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post #5 of 12 (permalink) Old 10-25-2007, 12:21 AM
 
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I never idel for long, i have a good starter and 2 good bateries, also ill plug my truck up so that its nice and warm in the mornings when i go to work.
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post #6 of 12 (permalink) Old 10-25-2007, 12:40 AM
 
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If the water temp stays at roughly 190 degrees while at a prolonged idle, is there a chance the temp inside the cylinders could still be getting too cold for safe operation or is it not an issue if the water temp is still that warm?
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post #7 of 12 (permalink) Old 10-25-2007, 03:55 AM Thread Starter
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Quote:
Originally Posted by sstockton
Is there any way to adjust it so that the 3 cyl. idle doesn't come on, and just the high idle does?
Also, will this have any effect on the grid heater cycling if it doesn't need to be, i.e. if your truck is sitting idling and it thinks its 13*f will the grid heater be cycling or does that go away once the truck reaches operating temp? Mine usually just goes off when I start driving.
Sean
Ok...

Yes there is a way to adjust it so you get only high idle without 3 cylinder... Just use a smaller resistor that make the IAT temp about 30*F then you'll only get high idle. I was thinking about that and it would be easy to adapt a second switch and make a high/low setting so I would need 2 switches and two resistors (65K and ???)

The grid heaters still cycle as normal to aid in the cold start of the truck. Then after a period of time the cycling stops but the high idle continues.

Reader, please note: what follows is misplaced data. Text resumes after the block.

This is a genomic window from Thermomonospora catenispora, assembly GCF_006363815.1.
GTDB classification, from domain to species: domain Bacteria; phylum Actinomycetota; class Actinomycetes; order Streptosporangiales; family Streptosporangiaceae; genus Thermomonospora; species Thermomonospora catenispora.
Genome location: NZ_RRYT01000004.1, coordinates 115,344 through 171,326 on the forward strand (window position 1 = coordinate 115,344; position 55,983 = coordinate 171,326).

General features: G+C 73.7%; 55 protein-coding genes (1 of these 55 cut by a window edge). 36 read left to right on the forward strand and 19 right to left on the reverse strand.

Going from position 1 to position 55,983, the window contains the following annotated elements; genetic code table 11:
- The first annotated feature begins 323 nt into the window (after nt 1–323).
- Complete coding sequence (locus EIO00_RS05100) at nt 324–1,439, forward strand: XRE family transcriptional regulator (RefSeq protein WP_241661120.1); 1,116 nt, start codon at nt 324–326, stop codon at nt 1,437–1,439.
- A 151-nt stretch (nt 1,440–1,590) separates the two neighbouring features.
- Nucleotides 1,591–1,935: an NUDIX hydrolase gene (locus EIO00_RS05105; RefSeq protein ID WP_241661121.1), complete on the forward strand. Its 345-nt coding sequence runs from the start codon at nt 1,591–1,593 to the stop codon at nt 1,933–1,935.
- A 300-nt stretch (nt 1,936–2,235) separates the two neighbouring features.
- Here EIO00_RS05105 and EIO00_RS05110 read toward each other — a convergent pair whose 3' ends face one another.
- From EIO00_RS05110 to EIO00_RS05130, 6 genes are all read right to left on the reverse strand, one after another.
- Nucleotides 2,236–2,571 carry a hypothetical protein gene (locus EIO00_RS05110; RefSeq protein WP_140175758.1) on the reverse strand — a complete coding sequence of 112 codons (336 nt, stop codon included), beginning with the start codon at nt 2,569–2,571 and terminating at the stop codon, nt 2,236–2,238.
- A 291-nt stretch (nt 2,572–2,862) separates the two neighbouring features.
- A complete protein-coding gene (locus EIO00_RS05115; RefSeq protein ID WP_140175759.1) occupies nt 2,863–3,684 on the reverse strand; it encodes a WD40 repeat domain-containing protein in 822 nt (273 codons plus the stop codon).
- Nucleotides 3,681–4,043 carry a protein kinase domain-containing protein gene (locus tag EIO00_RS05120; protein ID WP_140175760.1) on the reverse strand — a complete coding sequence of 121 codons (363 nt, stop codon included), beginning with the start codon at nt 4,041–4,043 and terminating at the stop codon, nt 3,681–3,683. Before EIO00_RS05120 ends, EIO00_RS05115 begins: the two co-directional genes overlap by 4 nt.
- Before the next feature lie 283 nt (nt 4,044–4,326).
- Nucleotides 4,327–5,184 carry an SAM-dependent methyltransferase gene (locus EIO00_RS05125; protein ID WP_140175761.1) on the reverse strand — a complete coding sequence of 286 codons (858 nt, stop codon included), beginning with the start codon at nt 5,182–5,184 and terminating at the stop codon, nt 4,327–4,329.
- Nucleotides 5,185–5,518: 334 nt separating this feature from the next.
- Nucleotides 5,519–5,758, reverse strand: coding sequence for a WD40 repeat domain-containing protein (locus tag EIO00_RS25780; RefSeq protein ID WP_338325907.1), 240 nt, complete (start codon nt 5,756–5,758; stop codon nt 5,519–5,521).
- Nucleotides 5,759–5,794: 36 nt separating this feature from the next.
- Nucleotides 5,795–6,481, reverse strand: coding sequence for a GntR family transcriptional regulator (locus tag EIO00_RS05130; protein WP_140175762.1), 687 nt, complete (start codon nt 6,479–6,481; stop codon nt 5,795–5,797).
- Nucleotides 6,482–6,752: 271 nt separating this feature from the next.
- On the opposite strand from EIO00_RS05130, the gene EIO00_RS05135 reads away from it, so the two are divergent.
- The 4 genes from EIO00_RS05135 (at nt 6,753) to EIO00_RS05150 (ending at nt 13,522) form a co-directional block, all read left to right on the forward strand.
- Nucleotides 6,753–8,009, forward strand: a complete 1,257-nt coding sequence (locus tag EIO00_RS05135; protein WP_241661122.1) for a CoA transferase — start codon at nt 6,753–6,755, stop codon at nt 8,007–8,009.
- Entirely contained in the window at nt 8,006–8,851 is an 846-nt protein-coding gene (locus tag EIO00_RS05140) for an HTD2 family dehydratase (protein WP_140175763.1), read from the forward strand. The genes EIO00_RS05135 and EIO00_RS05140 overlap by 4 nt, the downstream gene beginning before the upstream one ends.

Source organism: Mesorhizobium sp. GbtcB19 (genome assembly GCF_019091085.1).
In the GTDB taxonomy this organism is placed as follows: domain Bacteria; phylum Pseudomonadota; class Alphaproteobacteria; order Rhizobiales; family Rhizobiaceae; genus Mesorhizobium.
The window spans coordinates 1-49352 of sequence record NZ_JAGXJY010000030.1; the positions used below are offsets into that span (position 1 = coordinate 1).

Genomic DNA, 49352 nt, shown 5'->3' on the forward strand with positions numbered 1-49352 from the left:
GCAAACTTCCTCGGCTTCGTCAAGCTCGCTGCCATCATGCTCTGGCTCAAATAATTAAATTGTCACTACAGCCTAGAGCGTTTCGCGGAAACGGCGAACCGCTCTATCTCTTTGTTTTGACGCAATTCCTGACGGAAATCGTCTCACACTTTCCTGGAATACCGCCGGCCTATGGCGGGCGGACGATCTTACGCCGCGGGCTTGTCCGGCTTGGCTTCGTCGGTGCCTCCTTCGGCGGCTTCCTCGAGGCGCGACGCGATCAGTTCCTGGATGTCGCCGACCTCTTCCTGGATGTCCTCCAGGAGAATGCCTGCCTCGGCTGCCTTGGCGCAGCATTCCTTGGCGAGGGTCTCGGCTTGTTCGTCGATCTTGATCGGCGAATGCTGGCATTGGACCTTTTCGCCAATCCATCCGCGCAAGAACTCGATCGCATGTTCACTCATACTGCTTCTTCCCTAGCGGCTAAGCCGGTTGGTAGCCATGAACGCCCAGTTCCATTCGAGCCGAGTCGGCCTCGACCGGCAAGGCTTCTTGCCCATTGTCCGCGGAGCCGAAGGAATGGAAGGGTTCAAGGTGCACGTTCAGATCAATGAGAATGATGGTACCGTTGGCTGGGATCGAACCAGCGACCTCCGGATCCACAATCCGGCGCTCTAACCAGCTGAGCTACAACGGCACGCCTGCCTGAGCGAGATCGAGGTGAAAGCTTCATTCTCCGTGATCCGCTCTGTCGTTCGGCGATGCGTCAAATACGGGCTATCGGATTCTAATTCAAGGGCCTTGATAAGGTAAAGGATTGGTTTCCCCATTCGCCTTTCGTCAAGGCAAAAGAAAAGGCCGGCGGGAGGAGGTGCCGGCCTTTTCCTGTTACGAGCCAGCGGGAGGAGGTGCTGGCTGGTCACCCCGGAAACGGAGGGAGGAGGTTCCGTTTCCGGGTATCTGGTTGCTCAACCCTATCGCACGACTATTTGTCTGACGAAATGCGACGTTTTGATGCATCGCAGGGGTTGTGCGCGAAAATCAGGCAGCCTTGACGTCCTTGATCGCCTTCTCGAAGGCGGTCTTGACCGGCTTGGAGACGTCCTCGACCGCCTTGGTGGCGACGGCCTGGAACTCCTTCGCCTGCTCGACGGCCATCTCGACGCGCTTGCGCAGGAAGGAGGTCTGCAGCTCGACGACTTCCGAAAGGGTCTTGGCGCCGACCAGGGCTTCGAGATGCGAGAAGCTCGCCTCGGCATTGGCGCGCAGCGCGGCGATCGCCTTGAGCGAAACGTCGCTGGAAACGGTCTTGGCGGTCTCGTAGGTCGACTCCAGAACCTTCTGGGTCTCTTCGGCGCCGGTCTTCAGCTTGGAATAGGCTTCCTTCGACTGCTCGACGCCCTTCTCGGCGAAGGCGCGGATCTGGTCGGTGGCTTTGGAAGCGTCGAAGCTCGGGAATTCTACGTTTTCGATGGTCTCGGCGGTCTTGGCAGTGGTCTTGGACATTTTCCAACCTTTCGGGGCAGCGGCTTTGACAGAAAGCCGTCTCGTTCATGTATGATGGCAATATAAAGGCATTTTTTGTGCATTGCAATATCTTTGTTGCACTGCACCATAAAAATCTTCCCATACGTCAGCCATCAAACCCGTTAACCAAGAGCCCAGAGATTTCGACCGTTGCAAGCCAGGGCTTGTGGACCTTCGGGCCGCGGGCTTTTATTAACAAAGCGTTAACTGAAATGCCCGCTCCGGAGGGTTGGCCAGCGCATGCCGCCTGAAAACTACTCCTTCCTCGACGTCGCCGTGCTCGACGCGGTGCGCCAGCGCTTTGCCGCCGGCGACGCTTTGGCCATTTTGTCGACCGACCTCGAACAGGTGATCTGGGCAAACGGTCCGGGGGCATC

Then once the coolant temp reaches 175*F it shutdown both high idle and 3 cylinder idle both and resumes normal idle...

If you touch the brake, start rolling, or put in in gear it cancels immediately...

Michael Nelson - 2002 Dodge Cummins & 1996 Dodge Ram 5.9L Gasser
116K Miles On My VP44 - 4 Years of 2 Cycle Oil Diet! - Mixed at 128:1 Ratio - 25.3 MPG maxed out!
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post #8 of 12 (permalink) Old 10-29-2007, 06:21 AM
 
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Grid heaters don't cycle normally on my truck with the resistor in place. They just stay on and don't turn off untill you start the truck, then they start cycling.

I think im gonna try to put mine on a switch.... you can never have too many of those.
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post #9 of 12 (permalink) Old 11-01-2007, 06:09 PM
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Two things shut the grid heaters off. IAT of 58* and above or 15mph. Other than that they will continue to cycle.
post #10 of 12 (permalink) Old 11-01-2007, 11:41 PM Thread Starter
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Quote:
Originally Posted by StrokeThisGoat
Grid heaters don't cycle normally on my truck with the resistor in place. They just stay on and don't turn off untill you start the truck, then they start cycling.

I think im gonna try to put mine on a switch.... you can never have too many of those.
Remember you can't leave the resistor in place while you drive... The IAT sensor controls the amount of fuel and timing for the engine. So I would highly suggest you remove the resistor after its done...

I'm trying to find the plugs for the IAT sensor so I can build a harness for it and use 2 switches to turn it off and on and select high idle or high idle 3 cyl...

Michael Nelson - 2002 Dodge Cummins & 1996 Dodge Ram 5.9L Gasser
116K Miles On My VP44 - 4 Years of 2 Cycle Oil Diet! - Mixed at 128:1 Ratio - 25.3 MPG maxed out!